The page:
So I was pleasantly surprised when he gifted me an ice cream sundae worth of praise. Thank you for honoring me as one of your "versatile blogger" award recipients Jim. I suppose I am the "very definition of versatile." It's a blessing and a curse. I often berate myself: "If only I could care more about a single topic, I could really get somewhere." Then I think on the long-standing success of Orangette, and the new-found success of LNTAM, and feel a welling of self-pity. These writers bring nuance to their observations that can only come when a person has dedicated a lifetime to their chosen topic. Woe to the ADD writers of the world! Woe to us that must hunt our topics the way pigs snuffle for truffles.

Perhaps Facebook will suffer a backlash. Perhaps I'll find inspiration to start writing in a new vein. Perhaps someone will leave the perfect comment that spurs me on. But more likely, I'll continue with Stave It Off at my own churlish pace, stubbornly insisting that I write for an audience of one: My own future self who will someday look back on these posts and smile.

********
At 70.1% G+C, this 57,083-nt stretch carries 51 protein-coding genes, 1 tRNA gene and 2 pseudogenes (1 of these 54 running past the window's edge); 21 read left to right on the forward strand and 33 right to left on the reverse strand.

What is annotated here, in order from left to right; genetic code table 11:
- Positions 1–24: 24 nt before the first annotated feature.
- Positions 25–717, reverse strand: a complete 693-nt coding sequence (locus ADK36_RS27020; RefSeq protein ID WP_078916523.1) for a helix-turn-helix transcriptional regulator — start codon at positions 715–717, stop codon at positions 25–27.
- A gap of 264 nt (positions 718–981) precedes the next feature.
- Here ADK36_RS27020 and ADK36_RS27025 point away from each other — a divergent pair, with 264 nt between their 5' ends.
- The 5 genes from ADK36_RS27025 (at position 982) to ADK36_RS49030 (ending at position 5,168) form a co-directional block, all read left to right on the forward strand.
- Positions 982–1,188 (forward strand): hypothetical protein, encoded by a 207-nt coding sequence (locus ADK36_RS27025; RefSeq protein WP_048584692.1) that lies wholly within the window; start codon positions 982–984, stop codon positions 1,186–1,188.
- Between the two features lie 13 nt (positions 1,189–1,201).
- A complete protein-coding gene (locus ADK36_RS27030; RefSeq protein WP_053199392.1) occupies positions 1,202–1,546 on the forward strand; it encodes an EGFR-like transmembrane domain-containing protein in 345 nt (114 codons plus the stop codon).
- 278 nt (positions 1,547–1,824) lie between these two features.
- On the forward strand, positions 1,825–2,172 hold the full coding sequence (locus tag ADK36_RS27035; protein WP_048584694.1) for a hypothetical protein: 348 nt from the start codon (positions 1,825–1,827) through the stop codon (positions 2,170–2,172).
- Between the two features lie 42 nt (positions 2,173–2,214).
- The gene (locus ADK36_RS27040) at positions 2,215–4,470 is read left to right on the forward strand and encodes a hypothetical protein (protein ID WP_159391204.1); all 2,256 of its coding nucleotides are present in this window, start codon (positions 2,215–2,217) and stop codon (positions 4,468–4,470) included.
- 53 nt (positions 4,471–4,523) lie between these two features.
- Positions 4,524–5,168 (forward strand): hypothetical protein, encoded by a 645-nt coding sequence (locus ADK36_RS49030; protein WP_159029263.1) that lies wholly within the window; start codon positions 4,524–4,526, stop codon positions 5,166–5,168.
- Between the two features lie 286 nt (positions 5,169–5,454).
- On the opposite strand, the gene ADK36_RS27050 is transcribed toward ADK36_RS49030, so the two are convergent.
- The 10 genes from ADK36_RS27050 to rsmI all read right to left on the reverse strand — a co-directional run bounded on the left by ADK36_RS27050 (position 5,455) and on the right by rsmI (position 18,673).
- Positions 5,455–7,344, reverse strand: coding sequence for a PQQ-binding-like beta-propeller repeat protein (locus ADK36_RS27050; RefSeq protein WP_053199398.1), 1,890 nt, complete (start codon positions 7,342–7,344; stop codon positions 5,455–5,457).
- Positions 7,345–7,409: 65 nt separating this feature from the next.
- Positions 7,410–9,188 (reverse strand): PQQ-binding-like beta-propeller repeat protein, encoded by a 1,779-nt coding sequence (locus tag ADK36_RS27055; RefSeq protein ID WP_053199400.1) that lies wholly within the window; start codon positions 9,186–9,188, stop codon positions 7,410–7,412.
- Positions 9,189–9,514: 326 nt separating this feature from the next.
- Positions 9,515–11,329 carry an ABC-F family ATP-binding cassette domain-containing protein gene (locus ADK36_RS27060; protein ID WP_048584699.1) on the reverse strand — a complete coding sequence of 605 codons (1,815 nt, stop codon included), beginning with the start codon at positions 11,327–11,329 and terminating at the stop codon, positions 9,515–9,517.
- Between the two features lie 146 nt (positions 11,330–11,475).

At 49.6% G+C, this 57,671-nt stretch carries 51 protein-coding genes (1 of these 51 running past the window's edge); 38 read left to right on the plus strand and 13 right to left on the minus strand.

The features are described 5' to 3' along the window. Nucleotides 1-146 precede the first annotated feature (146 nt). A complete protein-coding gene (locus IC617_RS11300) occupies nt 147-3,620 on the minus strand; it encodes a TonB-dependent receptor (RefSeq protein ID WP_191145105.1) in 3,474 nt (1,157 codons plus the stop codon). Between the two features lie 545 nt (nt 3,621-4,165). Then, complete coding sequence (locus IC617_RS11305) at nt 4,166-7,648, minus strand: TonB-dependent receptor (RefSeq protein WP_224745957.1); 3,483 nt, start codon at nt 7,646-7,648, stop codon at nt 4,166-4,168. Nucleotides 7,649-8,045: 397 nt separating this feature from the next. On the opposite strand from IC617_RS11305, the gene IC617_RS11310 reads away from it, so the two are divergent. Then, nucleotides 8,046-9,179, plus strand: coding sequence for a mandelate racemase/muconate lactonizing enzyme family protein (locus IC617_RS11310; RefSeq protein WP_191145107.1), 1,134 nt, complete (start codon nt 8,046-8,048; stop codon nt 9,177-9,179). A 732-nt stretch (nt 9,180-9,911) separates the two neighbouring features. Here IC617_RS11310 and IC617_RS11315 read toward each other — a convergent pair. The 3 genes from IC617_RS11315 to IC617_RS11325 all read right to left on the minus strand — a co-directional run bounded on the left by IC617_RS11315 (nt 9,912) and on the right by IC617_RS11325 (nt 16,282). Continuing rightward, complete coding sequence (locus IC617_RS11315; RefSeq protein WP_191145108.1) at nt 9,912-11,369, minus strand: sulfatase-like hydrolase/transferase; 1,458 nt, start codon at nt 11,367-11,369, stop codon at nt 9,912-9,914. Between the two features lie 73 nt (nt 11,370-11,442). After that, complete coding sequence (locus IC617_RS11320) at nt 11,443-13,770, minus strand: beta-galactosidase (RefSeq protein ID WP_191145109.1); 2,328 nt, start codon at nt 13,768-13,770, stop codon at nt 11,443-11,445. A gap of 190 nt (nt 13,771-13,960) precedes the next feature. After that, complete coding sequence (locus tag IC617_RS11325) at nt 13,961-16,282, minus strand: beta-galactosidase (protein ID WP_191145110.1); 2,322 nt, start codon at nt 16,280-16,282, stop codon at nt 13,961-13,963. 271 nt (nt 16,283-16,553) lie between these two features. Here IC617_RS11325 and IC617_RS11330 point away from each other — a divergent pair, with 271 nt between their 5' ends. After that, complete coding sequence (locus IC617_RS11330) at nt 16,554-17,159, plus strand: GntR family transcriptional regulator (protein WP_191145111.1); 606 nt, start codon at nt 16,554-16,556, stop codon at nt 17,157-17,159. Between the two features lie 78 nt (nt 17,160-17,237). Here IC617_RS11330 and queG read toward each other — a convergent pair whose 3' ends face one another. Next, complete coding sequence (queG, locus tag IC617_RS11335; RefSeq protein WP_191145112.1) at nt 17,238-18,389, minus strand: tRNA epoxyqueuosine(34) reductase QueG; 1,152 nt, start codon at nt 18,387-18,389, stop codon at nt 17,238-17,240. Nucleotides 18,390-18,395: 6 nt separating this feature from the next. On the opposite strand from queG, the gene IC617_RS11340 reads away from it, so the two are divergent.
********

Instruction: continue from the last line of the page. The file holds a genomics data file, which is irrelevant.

PS Not sure why, but I hate being known as the guy that posts gnarly-looking sports injuries. It represents about 5% of my posts, and ought to only count as 5% of my blogger persona... but for most people it seems to be the most impactful thing on Stave It Off... which makes me sort of sad.


Wednesday, June 02, 2010

Unemployment Blues

Having wrestled, and having been overcome, by the unemployment benefits angels of the State of Washington, I have the following report of the battle: